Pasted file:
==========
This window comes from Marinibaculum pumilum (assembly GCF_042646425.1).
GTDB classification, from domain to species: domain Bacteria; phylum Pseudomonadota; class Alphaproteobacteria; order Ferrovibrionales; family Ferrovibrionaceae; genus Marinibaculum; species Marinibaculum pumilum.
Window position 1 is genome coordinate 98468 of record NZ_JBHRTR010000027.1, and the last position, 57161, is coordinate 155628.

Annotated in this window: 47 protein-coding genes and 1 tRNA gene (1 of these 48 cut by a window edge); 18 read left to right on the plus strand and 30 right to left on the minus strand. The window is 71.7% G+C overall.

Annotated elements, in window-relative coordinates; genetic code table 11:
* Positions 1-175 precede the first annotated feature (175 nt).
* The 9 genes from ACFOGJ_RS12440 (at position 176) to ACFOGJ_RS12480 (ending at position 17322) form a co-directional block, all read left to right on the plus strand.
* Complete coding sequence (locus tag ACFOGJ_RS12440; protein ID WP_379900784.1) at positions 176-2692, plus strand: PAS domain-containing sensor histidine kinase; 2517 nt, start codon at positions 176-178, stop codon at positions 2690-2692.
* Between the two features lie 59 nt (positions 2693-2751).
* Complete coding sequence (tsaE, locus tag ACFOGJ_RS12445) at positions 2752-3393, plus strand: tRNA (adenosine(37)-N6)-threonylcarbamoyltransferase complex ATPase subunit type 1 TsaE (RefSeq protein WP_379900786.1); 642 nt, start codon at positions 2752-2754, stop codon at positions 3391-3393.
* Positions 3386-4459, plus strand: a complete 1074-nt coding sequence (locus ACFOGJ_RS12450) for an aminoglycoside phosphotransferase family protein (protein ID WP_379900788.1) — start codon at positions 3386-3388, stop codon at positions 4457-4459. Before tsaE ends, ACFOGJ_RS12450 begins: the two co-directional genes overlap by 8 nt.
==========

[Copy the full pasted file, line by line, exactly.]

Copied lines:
This window comes from Marinibaculum pumilum (assembly GCF_042646425.1).
GTDB classification, from domain to species: domain Bacteria; phylum Pseudomonadota; class Alphaproteobacteria; order Ferrovibrionales; family Ferrovibrionaceae; genus Marinibaculum; species Marinibaculum pumilum.
Window position 1 is genome coordinate 98468 of record NZ_JBHRTR010000027.1, and the last position, 57161, is coordinate 155628.

Annotated in this window: 47 protein-coding genes and 1 tRNA gene (1 of these 48 cut by a window edge); 18 read left to right on the plus strand and 30 right to left on the minus strand. The window is 71.7% G+C overall.

Annotated elements, in window-relative coordinates; genetic code table 11:
* Positions 1-175 precede the first annotated feature (175 nt).
* The 9 genes from ACFOGJ_RS12440 (at position 176) to ACFOGJ_RS12480 (ending at position 17322) form a co-directional block, all read left to right on the plus strand.
* Complete coding sequence (locus tag ACFOGJ_RS12440; protein ID WP_379900784.1) at positions 176-2692, plus strand: PAS domain-containing sensor histidine kinase; 2517 nt, start codon at positions 176-178, stop codon at positions 2690-2692.
* Between the two features lie 59 nt (positions 2693-2751).
* Complete coding sequence (tsaE, locus tag ACFOGJ_RS12445) at positions 2752-3393, plus strand: tRNA (adenosine(37)-N6)-threonylcarbamoyltransferase complex ATPase subunit type 1 TsaE (RefSeq protein WP_379900786.1); 642 nt, start codon at positions 2752-2754, stop codon at positions 3391-3393.
* Positions 3386-4459, plus strand: a complete 1074-nt coding sequence (locus ACFOGJ_RS12450) for an aminoglycoside phosphotransferase family protein (protein ID WP_379900788.1) — start codon at positions 3386-3388, stop codon at positions 4457-4459. Before tsaE ends, ACFOGJ_RS12450 begins: the two co-directional genes overlap by 8 nt.